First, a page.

In 1998, surgeons at the Mayo Clinic College of Medicine in Rochester, Minnesota, began studying the effect of PRK and LASIK on the density of corneal keratocytes. During the 6th International Congress on Advanced Surface Ablation & SBK, William Bourne, MD, Professor of Ophthalmology at the Mayo Clinic College of Medicine presented the 7-year results of this prospective, longitudinal, observational study.1
CORNEAL SUPPORT SYSTEM
Keratocytes are specialized cells that secrete the collagen and proteoglycans needed to maintain the clarity and curvature of the cornea. Research has shown that the anterior 10 of the stroma—the layer of tissue that is ablated during PRK and included in a LASIK flap—contains the greatest density of corneal keratocytes.2 Because the minimum number of keratocytes needed to maintain the corneal stroma is unknown, the destruction of these cells during cornea-based refractive surgery may have long-term consequences for patients' corneal health.
The Mayo Clinic study included 23 myopic patients who underwent PRK (18 eyes of 12 patients) or LASIK (16 eyes of 11 patients) with the Visx Star S2 excimer laser (Advanced Medical Optics, Inc., Santa Ana, CA). Each patient was examined with a tandem scanning confocal microscope (Tandem Scanning, Reston, VA) to measure the density of keratocytes preoperatively as well as 6 months and 1, 2, 3, 5, and 7 years after surgery. This device applanates the cornea and captures images of keratocytes at different corneal depths. Instead of hand-counting the keratocytes, Dr. Bourne and colleagues developed a system that automatically identifies the individual cell nuclei and uses a stereologic method to calculate the cell density at different stromal layers.3
COMPARING CHANGES IN CORNEAL COMPOSITION
Although both PRK and LASIK correct refractive errors by selectively removing stromal tissue, noted Dr. Bourne, the most anterior stroma was removed in PRK, whereas LASIK removed tissue 160 ?m deep to the epithelial surface. For analysis, the stroma was partitioned into five layers for PRK and six layers for LASIK (Figures 1 and 2).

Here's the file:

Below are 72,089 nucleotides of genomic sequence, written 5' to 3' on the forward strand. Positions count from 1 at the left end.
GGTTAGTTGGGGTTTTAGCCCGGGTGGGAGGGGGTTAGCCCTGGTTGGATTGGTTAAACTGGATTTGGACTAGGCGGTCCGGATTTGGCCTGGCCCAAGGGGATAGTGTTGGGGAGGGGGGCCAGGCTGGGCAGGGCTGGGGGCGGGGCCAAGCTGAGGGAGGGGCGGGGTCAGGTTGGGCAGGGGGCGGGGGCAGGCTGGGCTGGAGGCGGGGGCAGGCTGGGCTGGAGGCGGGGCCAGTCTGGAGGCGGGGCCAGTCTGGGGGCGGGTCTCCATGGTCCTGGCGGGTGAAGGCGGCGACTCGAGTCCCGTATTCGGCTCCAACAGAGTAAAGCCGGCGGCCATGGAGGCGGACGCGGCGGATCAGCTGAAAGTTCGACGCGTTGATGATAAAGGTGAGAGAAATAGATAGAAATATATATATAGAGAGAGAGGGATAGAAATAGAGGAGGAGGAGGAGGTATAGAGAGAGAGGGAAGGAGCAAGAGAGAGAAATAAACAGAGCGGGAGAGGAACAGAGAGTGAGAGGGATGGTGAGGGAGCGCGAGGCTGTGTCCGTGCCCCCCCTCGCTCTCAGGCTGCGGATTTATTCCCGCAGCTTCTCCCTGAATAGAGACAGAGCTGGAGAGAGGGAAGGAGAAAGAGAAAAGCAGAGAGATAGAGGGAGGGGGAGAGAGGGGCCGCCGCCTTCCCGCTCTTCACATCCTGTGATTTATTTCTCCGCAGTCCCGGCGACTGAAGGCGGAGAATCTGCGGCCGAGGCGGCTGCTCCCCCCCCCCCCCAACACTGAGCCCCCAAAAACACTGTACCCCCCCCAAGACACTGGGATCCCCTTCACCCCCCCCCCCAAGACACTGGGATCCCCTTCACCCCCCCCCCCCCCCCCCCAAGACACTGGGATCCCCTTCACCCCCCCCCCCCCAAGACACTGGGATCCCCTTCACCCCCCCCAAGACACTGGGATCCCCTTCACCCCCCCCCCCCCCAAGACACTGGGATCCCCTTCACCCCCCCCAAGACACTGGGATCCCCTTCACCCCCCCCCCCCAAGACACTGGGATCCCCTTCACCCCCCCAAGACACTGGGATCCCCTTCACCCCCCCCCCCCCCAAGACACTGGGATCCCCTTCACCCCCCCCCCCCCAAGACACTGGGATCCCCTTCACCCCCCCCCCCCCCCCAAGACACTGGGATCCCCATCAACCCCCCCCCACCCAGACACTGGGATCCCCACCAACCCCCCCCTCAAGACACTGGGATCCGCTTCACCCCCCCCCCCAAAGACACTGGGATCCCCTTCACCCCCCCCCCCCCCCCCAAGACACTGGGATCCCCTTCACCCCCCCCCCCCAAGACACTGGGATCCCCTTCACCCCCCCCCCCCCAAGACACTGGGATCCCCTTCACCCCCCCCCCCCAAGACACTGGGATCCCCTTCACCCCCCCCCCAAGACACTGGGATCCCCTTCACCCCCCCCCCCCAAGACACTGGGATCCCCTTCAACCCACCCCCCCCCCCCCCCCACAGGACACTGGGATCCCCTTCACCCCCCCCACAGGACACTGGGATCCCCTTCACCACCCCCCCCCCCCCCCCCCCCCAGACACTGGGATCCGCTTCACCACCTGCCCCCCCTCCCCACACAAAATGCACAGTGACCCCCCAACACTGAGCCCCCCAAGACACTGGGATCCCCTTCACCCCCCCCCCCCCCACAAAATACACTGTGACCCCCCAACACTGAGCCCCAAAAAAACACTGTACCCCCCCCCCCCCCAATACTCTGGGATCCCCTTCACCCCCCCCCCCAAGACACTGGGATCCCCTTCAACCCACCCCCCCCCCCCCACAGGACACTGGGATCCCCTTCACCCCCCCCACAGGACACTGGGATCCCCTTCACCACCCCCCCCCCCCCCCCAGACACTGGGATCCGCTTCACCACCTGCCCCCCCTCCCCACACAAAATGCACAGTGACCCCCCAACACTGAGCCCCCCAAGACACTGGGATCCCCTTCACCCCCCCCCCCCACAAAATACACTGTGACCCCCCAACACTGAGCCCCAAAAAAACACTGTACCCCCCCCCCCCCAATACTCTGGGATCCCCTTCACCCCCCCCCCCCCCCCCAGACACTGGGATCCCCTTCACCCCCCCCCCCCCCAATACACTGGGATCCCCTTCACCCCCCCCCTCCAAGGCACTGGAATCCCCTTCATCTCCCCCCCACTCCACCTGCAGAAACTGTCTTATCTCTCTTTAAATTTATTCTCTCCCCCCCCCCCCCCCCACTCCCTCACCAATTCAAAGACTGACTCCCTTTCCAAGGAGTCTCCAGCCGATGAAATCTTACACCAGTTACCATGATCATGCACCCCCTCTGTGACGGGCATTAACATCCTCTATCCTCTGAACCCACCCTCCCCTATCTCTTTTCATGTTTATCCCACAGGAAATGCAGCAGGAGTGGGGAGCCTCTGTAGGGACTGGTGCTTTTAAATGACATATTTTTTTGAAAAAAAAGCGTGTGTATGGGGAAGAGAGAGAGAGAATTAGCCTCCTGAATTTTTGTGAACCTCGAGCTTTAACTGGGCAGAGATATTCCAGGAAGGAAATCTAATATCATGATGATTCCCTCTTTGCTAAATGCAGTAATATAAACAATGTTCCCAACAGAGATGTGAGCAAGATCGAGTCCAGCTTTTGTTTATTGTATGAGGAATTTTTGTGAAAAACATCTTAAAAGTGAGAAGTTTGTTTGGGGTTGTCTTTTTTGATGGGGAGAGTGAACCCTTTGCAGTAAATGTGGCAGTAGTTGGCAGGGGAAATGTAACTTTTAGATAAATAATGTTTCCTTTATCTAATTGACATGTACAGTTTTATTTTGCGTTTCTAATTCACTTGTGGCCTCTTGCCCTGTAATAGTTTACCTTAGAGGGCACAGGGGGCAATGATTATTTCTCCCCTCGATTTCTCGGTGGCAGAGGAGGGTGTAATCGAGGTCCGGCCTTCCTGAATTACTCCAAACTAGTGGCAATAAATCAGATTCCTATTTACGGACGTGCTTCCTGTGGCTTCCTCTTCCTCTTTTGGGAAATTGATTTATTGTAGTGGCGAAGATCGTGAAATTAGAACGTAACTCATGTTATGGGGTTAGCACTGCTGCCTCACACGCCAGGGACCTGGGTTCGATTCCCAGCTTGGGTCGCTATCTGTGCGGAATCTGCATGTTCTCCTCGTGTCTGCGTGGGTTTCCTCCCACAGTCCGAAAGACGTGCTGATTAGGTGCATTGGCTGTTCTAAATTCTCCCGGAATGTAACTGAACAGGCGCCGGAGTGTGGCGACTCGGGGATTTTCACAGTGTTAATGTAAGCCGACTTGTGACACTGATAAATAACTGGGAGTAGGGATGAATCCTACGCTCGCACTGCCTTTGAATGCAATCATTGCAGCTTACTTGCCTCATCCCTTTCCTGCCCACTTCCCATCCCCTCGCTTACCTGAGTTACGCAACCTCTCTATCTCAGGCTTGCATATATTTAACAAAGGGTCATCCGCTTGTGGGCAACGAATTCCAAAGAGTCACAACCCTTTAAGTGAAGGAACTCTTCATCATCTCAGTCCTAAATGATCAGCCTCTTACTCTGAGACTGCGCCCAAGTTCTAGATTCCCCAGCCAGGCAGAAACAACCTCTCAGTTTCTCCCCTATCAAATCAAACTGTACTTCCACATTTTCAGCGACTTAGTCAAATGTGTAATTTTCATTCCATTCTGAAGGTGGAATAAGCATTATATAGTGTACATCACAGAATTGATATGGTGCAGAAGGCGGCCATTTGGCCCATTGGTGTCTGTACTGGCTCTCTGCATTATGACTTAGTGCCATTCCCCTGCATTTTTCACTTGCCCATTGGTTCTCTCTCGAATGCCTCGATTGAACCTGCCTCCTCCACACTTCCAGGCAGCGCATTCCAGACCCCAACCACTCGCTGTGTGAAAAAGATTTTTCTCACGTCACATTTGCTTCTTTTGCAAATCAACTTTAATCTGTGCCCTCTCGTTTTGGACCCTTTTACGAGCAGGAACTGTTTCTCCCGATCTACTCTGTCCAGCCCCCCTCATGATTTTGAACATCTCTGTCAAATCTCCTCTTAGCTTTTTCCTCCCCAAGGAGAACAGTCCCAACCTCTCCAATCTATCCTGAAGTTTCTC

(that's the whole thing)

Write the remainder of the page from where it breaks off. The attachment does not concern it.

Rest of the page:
By 6 months postoperatively, the mean number of keratocytes in the anterior 10 of PRK patients' stroma had decreased from 45,000 cells/mm³ to approximately 35,000 cells/mm³. The downward trend continued until 1 year postoperatively, when the density stabilized at approximately 30,000 cells/mm³. At 7 years postoperatively, the density of keratocytes in the anterior stroma of PRK patients was approximately 32,000 cells/mm³, a total decrease of approximately 28 from the preoperative baseline (Figure 3).
Dr. Bourne and colleagues observed similar results among the LASIK patients, whose anterior flaps had lost approximately 13,000 keratocytes/mm³ on average by 6 months postoperatively. One year after surgery, the keratocyte density had decreased by 34 (from approximately 49,000 cells/mm³ to approximately 32,000 cells/mm³) and remained low after 7 years (approximately 35,000 cells/mm³) (Figure 4).
This study showed that the density of keratocytes in the anterior corneal stroma decreases substantially during the first year after PRK and LASIK, and their number remains reduced for at least 7 years. If the number of keratocytes remaining after these procedures is insufficient for long-term stromal maintenance, then changes in corneal clarity or curvature might be expected to develop many years after either procedure. Although Dr. Bourne and his colleagues feel that this scenario is unlikely, they state that it cannot be ruled out at this time. Additional studies into the effects of chronic keratocyte deficiency on the cornea are warranted.
This study is supported by the National Institutes of Health grant No. EY02037, Research to Prevent Blindness, and the Mayo Foundation.
William M. Bourne, MD, is Professor of Ophthalmology at the Mayo Clinic College of Medicine in Rochester, Minnesota. He acknowledged no financial interest in the products or companies mentioned herein.